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Comment: Re:Militia, then vs now (Score 1) 1583

by jittles (#46779253) Attached to: Retired SCOTUS Justice Wants To 'Fix' the Second Amendment

At the time there were limited arms (you took about 2 minutes to reload) vs able to empty a couple clips in that same amount of time, now.

First of all, the red coats could fire their weapon at a rate of about 3-4 rounds per minute. Second of all, it's not difficult to empty a clip at all. A stripper clip is designed to empty very quickly. The real rate of fire is how quickly you can empty a magazine. That is the rate of fire for a weapon, and not a tool used to reload the magazine itself (a clip). And anyway, it was perfectly legal to own swords and other weapons back then. I'm not saying that we should allow people to own anything they want. I am just saying you don't have a very good understanding of these weapons.

Comment: Re:IRL! (Score 1) 303

by jittles (#46757641) Attached to: Is Crimea In Russia? Internet Companies Have Different Answers

A few years ago we had some Chinese exchange workers come and work for us. At the end of their stint, they did a bit of a presentation about similar work in China. They did a bit of background on China, and were still calling Taiwan part of China! I was a bit flabbergasted...

Different perspectives or propaganda I guess. Eye opener either way.

Did you know that Taiwan also calls itself China? There is the PRC (the mainland side) and ROC (Taiwan side). The first is the Peoples Republic of China, and the second is the Republic of China. They both consider the other to be part of their territory and are waiting for the other side to give in to their leadership.

Comment: Re:It's OK for Apple but not Microsoft? (Score 1) 574

by jittles (#46755773) Attached to: Microsoft Confirms It Is Dropping Windows 8.1 Support

Never mind the huge difference between an OS for a disposable device, and an OS for computers that is expected to last for a decade or more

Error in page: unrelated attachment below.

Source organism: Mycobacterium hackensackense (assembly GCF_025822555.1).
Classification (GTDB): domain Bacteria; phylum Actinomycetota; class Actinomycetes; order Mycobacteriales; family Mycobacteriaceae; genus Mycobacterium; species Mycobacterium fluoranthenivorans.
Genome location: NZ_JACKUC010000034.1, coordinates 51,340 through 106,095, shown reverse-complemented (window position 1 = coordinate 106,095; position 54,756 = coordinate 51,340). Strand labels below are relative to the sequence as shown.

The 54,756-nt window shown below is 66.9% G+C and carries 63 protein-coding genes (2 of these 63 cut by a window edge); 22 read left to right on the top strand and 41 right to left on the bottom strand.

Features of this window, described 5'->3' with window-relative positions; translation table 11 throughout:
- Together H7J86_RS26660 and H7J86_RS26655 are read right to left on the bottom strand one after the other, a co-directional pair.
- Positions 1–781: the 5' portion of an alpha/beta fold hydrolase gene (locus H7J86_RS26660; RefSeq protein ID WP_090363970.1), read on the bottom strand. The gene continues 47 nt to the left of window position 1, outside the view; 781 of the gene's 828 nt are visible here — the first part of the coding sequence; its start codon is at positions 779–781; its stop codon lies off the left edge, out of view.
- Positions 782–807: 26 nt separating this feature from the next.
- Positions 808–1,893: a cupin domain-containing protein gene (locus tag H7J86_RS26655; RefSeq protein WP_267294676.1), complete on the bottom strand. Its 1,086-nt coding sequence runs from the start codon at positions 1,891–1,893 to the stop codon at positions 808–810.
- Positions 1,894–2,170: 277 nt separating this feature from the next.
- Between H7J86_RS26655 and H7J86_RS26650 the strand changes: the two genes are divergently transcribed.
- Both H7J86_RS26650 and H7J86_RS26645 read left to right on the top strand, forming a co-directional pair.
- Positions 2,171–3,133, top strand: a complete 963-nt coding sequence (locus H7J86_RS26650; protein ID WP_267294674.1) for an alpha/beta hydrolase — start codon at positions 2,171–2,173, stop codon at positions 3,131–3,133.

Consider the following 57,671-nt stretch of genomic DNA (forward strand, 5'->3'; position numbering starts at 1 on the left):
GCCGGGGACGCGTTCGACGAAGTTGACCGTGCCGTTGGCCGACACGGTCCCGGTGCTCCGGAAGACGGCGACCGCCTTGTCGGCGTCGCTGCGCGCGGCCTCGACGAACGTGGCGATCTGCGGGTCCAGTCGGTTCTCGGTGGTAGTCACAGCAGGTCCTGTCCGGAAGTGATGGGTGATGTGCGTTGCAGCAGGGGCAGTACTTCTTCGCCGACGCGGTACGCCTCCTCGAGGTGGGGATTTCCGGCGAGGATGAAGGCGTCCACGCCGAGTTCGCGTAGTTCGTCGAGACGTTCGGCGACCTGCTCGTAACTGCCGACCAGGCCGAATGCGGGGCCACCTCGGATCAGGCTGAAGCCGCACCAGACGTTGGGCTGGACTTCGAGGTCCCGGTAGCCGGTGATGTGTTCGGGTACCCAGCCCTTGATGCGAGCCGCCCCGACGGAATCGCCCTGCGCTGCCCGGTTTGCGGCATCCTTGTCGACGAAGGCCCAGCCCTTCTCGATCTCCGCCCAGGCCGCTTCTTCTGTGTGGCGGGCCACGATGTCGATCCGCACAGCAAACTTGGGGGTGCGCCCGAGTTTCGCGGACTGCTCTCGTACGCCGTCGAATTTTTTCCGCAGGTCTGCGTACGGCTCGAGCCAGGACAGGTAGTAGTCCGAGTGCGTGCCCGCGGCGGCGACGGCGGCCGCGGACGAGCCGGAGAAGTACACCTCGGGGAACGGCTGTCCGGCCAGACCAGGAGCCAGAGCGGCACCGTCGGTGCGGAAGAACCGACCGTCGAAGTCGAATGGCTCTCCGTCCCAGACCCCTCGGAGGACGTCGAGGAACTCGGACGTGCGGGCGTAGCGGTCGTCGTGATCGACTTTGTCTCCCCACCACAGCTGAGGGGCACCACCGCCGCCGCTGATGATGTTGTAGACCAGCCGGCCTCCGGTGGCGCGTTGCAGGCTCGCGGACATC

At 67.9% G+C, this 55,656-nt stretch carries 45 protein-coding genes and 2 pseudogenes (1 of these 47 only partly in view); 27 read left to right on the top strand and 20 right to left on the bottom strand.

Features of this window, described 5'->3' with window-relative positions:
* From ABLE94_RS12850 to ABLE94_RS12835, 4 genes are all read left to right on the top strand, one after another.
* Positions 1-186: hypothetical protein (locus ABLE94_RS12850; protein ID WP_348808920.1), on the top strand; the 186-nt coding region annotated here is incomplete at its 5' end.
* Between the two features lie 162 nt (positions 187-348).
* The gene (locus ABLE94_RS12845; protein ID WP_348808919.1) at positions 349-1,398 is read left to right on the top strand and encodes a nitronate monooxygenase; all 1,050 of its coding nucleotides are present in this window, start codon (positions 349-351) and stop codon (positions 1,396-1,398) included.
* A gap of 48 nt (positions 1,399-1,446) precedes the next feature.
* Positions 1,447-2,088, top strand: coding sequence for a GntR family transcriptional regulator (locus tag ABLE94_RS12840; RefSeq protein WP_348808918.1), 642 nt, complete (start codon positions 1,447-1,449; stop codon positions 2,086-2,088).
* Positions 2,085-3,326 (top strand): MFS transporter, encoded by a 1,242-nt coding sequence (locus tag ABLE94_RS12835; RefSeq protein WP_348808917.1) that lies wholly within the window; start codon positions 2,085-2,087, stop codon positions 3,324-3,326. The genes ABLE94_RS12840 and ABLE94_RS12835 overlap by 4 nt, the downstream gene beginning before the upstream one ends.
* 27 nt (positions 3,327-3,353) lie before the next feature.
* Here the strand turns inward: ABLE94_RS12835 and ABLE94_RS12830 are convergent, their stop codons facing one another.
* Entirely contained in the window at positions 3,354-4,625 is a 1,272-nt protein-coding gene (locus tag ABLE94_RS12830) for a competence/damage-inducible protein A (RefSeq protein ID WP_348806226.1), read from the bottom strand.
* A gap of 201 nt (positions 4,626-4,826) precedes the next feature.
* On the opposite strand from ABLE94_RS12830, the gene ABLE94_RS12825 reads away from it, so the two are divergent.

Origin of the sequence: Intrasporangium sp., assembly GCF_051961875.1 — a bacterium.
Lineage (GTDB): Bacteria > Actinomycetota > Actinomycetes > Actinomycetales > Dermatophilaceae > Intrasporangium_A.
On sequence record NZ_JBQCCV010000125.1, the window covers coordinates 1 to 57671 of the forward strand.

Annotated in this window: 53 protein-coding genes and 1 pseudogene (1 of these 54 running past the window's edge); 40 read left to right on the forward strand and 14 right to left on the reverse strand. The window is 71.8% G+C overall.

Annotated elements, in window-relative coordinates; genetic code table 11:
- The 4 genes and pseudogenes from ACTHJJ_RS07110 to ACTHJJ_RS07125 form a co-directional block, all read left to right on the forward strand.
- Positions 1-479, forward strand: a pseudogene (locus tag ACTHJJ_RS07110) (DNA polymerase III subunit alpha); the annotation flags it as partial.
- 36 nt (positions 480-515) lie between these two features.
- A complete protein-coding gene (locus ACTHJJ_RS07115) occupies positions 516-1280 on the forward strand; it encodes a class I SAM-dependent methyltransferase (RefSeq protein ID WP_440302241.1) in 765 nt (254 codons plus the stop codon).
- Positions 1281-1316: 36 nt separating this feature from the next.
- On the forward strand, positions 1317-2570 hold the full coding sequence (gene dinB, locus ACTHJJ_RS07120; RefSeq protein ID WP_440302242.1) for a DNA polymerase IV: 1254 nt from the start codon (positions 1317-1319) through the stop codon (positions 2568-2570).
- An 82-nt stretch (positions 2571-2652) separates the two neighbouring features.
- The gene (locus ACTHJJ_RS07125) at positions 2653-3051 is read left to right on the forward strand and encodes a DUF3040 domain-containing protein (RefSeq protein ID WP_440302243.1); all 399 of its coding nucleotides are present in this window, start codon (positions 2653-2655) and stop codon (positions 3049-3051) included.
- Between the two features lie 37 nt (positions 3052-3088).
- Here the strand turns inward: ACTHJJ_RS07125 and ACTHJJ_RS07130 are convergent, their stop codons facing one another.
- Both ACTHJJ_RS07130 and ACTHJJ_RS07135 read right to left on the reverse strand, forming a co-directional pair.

Since when were computers ever supposed to last a decade? In the United States, the IRS (tax agency) allows you to deduct computer costs in the year they are purchased. For a durable good the IRS forces you to amortize the cost of a business expense over the life expectancy of the item. So that tells you that even the federal government doesn't expect your computer to be worth keeping long term. I might keep a computer for 5-6 years for browsing the internet and checking my email (perhaps even longer) but 3-4 years for a work computer is very long indeed! I'll be keeping my cellphone for 4-5 years if the battery life is acceptable.

Comment: Re:won't stop fraud_just use regular video cam (Score 1) 104

by jittles (#46728769) Attached to: NYC Considers Google Glass For Restaurant Inspections

google glass won't keep...um...people from bribing each other...they can just exchange the money at another time

There's two parts to a bribe- transferring the money (which you addressed), and actually doing what you're being bribed to do. If the inspection is recorded, the inspector can't ignore problems that he sees. I suppose he could deliberately not look in places he knows there are problems, but then the (recorded) inspection would be incomplete.

No he can't hide violations as easily. Instead, he'll notify the owner and the "random inspection" will not be so random or unexpected anymore. You're not likely to fail a health inspection if you know they're coming!

Comment: Re:Equality? How about sports? (Score 1) 673

by jittles (#46714397) Attached to: Google: Teach Girls Coding, Get $2,500; Teach Boys, Get $0

In school sports the boy's sports programs are granted a lot more money, even with Title 9. Do you think Ole Miss or Ohio State are as generous as the girls programs (including admissions) as they are with boys football? If benefactors want to pay girls more to learn programming then it is wonderful?

I believe you are mistaken, to be quite honest. The university I went to bent over backwards to comply with Title 9. They cut every men's sport that was not profitable (down to football, basketball, and wrestling). They also had to recruit female athletes from out of state/country in order to match scholarship funding. They put out adverts in the school paper indicating scholarships were available for walk-on female athletes. They had a women's equestrian team (which is very expensive) specifically so they could balance out football spending. It was almost impossible to be a male athlete at my school unless you were a superstar. You could walk on to the women's soccer team and get a sport's scholarship. Does that seem very fair to the men?

Comment: Re:It's not trending. (Score 2) 371

by jittles (#46695635) Attached to: Smart Car Tipping Trending In San Francisco

This wouldn't even be an issue if the damn local news didn't report on it. 3 cars?! A night of drunken stupidity. Now it's going to be trending.